The Office of Compliance Inspections and Examinations of the Securities and Exchange Commission (the “SEC”) recently released a risk alert concerning “widespread and varied non-compliance with elements of” Rule 206(4)-2 under the Investment Advisers Act of 1940 (the “Custody Rule”) that have been observed in the SEC’s National Examination Program (“NEP”).1

The NEP alert identifies several compliance issues that are relevant for private fund sponsors. Private fund sponsors should expect SEC examiners to review their custody arrangements in detail. Thus, they should carefully review their compliance with the Custody Rule.

This client update focuses on the issues raised in the NEP alert relating to the “Annual Audit Approach” (defined below), which is used by most private fund sponsors to comply with the Custody Rule. The NEP alert also addresses common deficiencies observed outside of the private fund context that are not covered in this client update. Private fund sponsors with separately managed accounts or that do not follow the Annual Audit Approach should also review the issues raised in the NEP alert relating to the surprise examination and other requirements of the Custody Rule.


The safety of client assets has always been a major priority of the SEC. The Custody Rule contains a number of conditions that are designed to prevent the loss of client assets from theft or fraud. The NEP recently identified the safety of client assets and compliance with the Custody Rule as one of its top priorities for its 2013 examination program.2

Among other things, the Custody Rule requires an investment adviser who has “custody” of client assets to (i) maintain the client assets with a “qualified custodian” (such as a bank or broker-dealer) (the “Qualified Custodian Requirement”), (ii) have a reasonable belief that the qualified custodian is sending quarterly account statements to the clients (the “Quarterly Account Statement Requirement”) and (iii) undergo a surprise examination by an independent accountant (the “Surprise Examination Requirement”). Alternatively, an investment adviser may avoid the Quarterly Account Statement Requirement and the Surprise Examination Requirement with respect to a pooled investment vehicle by arranging for an annual audit of such vehicle that satisfies certain conditions and distributing the vehicle’s audited financial statements to investors within 120 days of the vehicle’s year end (or 180 days in the case of a fund of funds) (the “Annual Audit Approach”).3

The NEP alert contains a reminder that an investment adviser is considered to have “custody” for purposes of the Custody Rule if, among other things, the adviser or a related person serves as the general partner of, or holds a comparable position with, a pooled investment vehicle. Therefore, a private fund sponsor generally is considered to have “custody” of the assets of not only its main funds, but also certain co-investment vehicles, feeder vehicles (including employee vehicles) and special purpose vehicles formed for the purpose of making investments in one or more portfolio investments.


The NEP alert identifies a number of areas of non-compliance that may be particularly relevant to private fund sponsors. The most significant relate to failures to comply with the conditions of the Annual Audit Approach.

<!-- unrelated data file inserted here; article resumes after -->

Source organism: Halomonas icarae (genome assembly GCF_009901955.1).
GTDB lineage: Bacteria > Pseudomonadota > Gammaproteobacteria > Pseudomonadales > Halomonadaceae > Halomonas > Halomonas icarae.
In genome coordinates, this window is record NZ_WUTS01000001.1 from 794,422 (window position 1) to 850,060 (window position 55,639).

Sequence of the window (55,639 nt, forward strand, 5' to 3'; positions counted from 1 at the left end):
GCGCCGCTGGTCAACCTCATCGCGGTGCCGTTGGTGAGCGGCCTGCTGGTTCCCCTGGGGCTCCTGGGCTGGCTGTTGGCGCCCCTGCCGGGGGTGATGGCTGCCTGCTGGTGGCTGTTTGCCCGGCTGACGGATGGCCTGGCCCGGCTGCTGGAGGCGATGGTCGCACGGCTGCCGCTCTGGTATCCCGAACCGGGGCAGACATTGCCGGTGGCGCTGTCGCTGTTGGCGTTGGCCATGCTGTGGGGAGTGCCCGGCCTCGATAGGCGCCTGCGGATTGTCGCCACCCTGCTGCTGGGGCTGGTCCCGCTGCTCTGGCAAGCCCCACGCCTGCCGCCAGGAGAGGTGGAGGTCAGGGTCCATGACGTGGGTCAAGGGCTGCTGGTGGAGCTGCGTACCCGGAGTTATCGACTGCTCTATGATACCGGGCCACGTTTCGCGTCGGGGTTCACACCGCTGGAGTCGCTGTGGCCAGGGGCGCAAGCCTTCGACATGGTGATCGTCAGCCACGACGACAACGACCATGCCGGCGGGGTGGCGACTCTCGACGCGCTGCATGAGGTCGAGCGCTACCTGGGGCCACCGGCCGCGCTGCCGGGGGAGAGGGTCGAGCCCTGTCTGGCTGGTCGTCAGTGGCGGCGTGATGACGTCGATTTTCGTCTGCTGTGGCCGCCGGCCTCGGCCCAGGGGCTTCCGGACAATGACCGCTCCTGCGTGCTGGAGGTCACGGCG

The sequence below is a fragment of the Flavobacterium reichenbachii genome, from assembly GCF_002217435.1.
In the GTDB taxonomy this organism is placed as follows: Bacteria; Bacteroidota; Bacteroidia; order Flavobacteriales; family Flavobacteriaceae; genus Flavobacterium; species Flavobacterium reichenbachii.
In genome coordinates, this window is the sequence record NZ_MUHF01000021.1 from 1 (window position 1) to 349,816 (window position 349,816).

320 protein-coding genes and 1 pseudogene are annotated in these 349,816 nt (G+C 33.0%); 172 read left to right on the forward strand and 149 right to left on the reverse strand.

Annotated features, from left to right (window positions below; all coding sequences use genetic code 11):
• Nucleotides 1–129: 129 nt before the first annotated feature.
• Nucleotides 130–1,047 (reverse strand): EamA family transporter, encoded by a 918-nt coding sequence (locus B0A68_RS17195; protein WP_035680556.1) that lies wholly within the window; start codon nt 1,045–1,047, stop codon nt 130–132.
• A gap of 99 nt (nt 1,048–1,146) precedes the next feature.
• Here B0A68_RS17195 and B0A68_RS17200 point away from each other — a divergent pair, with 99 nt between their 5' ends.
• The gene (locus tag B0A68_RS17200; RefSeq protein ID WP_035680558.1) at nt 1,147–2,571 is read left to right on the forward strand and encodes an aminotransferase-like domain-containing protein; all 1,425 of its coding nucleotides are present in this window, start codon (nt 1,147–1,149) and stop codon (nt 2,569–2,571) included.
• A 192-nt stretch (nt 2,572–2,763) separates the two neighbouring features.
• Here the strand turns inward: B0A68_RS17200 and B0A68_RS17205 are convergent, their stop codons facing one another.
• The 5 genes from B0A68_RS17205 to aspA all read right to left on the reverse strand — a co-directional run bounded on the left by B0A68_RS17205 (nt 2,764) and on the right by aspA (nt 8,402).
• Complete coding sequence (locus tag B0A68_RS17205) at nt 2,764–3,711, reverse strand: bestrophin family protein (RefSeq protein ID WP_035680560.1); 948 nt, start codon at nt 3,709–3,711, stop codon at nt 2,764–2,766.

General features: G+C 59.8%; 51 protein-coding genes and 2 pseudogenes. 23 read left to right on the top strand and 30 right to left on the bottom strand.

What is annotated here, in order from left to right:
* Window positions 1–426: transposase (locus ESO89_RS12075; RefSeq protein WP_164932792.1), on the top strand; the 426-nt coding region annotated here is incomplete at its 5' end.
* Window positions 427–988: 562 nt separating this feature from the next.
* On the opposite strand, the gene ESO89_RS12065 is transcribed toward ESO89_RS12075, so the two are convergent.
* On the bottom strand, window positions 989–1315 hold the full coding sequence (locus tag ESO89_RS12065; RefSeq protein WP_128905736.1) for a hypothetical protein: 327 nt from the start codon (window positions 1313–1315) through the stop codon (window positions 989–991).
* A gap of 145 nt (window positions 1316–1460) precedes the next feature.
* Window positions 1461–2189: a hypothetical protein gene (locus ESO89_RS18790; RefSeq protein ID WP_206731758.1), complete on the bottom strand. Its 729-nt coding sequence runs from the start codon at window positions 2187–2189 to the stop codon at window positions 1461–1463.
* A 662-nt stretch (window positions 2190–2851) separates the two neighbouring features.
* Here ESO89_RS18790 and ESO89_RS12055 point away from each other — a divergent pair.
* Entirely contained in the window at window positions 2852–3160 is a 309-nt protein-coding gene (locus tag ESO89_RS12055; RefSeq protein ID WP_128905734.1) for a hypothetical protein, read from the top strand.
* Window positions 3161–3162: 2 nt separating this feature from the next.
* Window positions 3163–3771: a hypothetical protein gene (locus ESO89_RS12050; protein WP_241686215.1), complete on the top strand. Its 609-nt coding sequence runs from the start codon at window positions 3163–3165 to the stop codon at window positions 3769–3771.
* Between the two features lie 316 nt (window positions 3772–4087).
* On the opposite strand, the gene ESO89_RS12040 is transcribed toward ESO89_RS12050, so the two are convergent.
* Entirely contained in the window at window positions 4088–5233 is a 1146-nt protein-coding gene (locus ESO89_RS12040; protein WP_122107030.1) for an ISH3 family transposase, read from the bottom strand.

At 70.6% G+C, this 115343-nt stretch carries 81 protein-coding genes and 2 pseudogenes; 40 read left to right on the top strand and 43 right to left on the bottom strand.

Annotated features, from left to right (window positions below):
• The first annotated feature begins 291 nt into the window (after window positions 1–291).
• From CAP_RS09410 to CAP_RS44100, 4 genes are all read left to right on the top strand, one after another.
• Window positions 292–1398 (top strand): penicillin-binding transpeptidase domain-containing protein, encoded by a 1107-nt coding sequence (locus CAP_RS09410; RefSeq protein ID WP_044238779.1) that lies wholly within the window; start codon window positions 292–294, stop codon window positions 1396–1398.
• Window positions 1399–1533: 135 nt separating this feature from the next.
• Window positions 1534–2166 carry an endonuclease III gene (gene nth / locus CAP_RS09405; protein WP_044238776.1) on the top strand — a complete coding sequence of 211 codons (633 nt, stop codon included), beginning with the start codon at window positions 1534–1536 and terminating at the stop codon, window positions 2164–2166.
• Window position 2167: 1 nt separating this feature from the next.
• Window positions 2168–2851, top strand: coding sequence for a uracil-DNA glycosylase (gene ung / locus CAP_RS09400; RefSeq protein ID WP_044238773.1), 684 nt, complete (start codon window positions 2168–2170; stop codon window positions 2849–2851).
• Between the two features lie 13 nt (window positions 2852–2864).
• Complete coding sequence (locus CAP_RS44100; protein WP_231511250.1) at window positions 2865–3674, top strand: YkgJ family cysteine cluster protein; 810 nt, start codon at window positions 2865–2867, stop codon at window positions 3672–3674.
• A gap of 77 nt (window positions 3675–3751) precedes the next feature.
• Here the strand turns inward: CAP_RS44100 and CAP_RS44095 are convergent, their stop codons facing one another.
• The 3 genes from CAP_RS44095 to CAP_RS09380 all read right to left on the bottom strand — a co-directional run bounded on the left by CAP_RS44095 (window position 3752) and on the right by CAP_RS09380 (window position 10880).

The accountant conducting the audit was not both (i) “independent” under Regulation S-X and (ii) registered with, and subject to inspection by, the Public Company Accounting Oversight Board (the “PCAOB”).

  • The audited financial statements of the fund were not prepared in accordance with U.S. GAAP. The staff noted that financial statements prepared on a federal income tax basis or in accordance with auditing standards other than U.S. GAAP generally would not be sufficient.
  • Under certain circumstances, non-U.S. sponsors and non-U.S. funds may be able to prepare the financial statements in accordance with accounting standards other than U.S. GAAP. However, the staff observed instances where financial statements prepared in accordance with International Financial Reporting Standards (“IFRS”) did not contain information substantially similar to statements prepared in accordance with U.S. GAAP as required by the staff guidance (e.g., the Schedule of Investments or Financial Highlights were omitted, or were included but labeled as unaudited).
  • The adviser received qualified audit opinions due to the fact that (i) the organizational expenses had been improperly amortized rather than expensed as incurred or (ii) the adviser could not substantiate fair valuations of fund investments. Qualified opinions do not satisfy the conditions of the Annual Audit Approach.
  • The adviser failed to distribute the audited financial statements to all fund investors, including feeder fund investors. The staff noted that offering to make the financial statements available upon request is not sufficient to satisfy the conditions of the Annual Audit Approach.
  • The adviser failed to arrange for the performance of a final audit upon the liquidation of the fund.
  • The adviser obtained investor approval to waive the annual audit of the fund but did not satisfy the Surprise Examination Requirement and the Quarterly Account Statement Requirement.

In addition, advisers following the Annual Audit Approach must still satisfy the Qualified Custodian Requirement. The SEC staff noted that some advisers had held client assets in an account in the adviser’s name (but not as agent or trustee for the client) or had commingled client, proprietary and employee assets into one account. In addition, the SEC staff noted that maintaining certificates of securities in a bank safe deposit box would not satisfy this requirement.

Private fund sponsors should carefully review their compliance policies with their legal counsel and accountants to ensure that none of these issues are applicable.